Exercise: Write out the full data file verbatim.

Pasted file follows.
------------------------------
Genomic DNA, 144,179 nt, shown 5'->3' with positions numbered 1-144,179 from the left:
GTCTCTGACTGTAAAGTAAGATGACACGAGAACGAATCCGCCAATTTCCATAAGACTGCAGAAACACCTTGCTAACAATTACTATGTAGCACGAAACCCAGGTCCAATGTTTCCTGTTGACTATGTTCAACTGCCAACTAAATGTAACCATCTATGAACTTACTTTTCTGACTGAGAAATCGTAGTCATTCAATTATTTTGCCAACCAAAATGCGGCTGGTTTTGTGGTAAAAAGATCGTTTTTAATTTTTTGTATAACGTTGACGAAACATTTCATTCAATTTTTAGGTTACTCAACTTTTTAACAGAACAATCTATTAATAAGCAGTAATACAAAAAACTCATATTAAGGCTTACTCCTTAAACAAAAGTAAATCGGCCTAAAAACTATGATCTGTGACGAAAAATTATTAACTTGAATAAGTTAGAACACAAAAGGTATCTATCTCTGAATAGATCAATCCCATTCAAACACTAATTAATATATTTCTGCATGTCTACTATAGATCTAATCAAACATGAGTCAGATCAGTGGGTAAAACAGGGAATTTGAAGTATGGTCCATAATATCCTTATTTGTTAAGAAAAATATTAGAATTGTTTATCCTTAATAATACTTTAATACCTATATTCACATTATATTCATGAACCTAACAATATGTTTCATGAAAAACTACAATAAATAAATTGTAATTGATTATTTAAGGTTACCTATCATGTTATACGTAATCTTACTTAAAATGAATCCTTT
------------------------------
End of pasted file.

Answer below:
Genomic DNA, 144,179 nt, shown 5'->3' with positions numbered 1-144,179 from the left:
GTCTCTGACTGTAAAGTAAGATGACACGAGAACGAATCCGCCAATTTCCATAAGACTGCAGAAACACCTTGCTAACAATTACTATGTAGCACGAAACCCAGGTCCAATGTTTCCTGTTGACTATGTTCAACTGCCAACTAAATGTAACCATCTATGAACTTACTTTTCTGACTGAGAAATCGTAGTCATTCAATTATTTTGCCAACCAAAATGCGGCTGGTTTTGTGGTAAAAAGATCGTTTTTAATTTTTTGTATAACGTTGACGAAACATTTCATTCAATTTTTAGGTTACTCAACTTTTTAACAGAACAATCTATTAATAAGCAGTAATACAAAAAACTCATATTAAGGCTTACTCCTTAAACAAAAGTAAATCGGCCTAAAAACTATGATCTGTGACGAAAAATTATTAACTTGAATAAGTTAGAACACAAAAGGTATCTATCTCTGAATAGATCAATCCCATTCAAACACTAATTAATATATTTCTGCATGTCTACTATAGATCTAATCAAACATGAGTCAGATCAGTGGGTAAAACAGGGAATTTGAAGTATGGTCCATAATATCCTTATTTGTTAAGAAAAATATTAGAATTGTTTATCCTTAATAATACTTTAATACCTATATTCACATTATATTCATGAACCTAACAATATGTTTCATGAAAAACTACAATAAATAAATTGTAATTGATTATTTAAGGTTACCTATCATGTTATACGTAATCTTACTTAAAATGAATCCTTT